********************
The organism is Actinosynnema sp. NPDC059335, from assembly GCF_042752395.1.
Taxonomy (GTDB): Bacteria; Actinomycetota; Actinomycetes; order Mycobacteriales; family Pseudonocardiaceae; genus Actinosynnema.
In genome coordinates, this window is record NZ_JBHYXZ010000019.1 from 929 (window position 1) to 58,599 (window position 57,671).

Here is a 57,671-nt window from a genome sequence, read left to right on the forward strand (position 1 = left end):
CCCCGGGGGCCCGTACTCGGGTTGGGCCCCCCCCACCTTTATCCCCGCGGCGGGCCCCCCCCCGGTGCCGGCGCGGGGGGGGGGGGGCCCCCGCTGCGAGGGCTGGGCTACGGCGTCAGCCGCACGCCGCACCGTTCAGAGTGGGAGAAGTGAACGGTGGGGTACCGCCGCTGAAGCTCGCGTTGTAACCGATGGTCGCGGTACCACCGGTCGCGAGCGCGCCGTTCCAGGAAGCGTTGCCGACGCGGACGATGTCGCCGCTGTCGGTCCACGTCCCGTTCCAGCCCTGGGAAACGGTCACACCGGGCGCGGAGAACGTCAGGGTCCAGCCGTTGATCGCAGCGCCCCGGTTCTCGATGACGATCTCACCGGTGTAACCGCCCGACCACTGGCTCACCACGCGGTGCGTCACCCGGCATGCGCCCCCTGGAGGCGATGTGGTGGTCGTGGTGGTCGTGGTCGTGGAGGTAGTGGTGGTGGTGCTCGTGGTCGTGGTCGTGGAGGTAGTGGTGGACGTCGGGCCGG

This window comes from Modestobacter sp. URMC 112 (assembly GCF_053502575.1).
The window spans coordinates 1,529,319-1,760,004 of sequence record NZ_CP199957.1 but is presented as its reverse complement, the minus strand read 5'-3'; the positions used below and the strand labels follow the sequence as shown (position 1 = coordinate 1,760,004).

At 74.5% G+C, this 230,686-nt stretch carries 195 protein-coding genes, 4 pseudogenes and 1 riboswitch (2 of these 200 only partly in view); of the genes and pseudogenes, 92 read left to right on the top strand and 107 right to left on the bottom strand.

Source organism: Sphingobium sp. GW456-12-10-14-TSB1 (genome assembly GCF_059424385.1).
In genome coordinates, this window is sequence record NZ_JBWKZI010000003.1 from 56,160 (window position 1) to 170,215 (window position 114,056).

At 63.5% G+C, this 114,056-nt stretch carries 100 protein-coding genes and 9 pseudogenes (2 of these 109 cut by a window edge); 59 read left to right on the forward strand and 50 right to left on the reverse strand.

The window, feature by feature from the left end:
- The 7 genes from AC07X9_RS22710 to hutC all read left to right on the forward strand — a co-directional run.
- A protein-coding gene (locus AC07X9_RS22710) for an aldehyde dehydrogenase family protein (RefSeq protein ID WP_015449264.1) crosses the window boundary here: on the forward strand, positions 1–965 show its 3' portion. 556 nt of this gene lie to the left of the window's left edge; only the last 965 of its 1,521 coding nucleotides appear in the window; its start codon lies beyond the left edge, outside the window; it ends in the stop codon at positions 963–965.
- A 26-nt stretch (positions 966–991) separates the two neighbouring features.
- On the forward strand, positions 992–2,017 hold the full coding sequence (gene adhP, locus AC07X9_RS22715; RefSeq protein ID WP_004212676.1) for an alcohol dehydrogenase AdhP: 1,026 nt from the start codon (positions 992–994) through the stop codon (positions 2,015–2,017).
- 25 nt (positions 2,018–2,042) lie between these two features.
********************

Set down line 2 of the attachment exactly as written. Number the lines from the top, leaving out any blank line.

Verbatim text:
Taxonomy (GTDB): Bacteria; Actinomycetota; Actinomycetes; order Mycobacteriales; family Pseudonocardiaceae; genus Actinosynnema.